In 2021 and 2022 many telecommunications providers started announcing inflation-busting 'annual price adjustments'.

Vodafone has started increasing its plans by the annual rate of inflation (as measured by the CPI) PLUS 3% every single year, with the hikes coming into effect in April of each year. Eir has started doing the exact same.

With the average rate of inflation for 2022 likely to come in around 7%, Eir and Vodafone customers will all see their bills go up by around 10% in a few months' time.

Streaming services 

Long gone are the days when Netflix was the only streaming service in town. There's now a host of streaming services entertaining Irish audiences with shows and movies to suit all tastes.

One thing they all have in common though is that they're all getting more expensive.

Apple just hiked its service from €4.99 to €6.99 a month. Amazon hiked its service by £1 a month a few weeks ago. And it's likely Disney will increase its prices again around the middle of the year.

Netflix customers are likely to be spared this year, however, after the company got big pushback for increasing its prices yet again last year. 

You can check out our guide on all the main streaming services in Ireland here. 

Home insurance

Home insurance premiums will likely rise this year (as they did in 2022) due to rapidly rising construction costs. However you can still potentially save money by shopping around and getting a new customer, introductory discount with a different insurer.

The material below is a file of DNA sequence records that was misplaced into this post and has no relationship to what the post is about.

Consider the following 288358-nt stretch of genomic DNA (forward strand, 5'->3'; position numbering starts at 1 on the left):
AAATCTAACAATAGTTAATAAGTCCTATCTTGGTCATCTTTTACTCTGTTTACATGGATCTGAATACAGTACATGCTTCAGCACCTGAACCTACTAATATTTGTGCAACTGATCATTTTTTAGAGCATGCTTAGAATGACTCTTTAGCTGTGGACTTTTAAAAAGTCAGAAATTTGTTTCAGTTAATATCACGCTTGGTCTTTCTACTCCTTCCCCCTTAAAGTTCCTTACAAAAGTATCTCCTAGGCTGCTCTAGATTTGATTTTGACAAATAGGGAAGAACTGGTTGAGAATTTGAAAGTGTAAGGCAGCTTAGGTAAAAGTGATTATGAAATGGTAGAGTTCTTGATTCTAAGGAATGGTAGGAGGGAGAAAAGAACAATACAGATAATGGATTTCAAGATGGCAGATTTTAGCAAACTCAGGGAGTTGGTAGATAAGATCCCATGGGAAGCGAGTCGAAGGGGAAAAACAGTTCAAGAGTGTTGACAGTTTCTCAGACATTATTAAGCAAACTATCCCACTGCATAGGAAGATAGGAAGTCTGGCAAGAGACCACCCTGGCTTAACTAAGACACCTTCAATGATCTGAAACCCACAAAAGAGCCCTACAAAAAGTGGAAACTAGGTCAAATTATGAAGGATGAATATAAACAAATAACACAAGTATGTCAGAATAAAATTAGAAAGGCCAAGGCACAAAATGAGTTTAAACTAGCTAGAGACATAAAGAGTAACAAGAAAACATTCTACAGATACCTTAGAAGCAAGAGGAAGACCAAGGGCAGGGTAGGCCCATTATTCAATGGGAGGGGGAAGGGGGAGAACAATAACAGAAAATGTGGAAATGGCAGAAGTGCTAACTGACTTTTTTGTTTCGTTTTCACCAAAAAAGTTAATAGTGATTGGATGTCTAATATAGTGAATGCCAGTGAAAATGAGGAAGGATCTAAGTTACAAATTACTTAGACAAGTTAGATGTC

At renewal it’s also important to ensure you have an updated value for the rebuilding of your home to ensure you’re not underinsured. Under insurance is becoming a big problem in the home insurance sector and could leave you with a nasty bill to pay in the event of you having to make a claim.

If you're looking for better value home insurance, you can get a discounted quote on bonkers.ie in minutes

Car insurance

Amidst all the increasing prices there is some good news for consumers! 

Car insurance premiums fell by around 10% in 2022 as reforms aimed at tackling excessive personal injury payouts seem to be working. And they're likely to fall slightly further this year.

However it’s important that you still shop around. Even if you get a cheaper quote upon renewal with your existing insurer you might be able to save even more by switching to a different insurer. 

Insurers, just like every business, usually reserve their best deals for brand new customers and this is where most of the recent reductions in price will have taken place. Don’t just presume that by staying with the same insurer you’re going to see an automatic reduction of 10% or so in your premium.     

If you're looking for better value car insurance, you can get a discounted quote on bonkers.ie in minutes.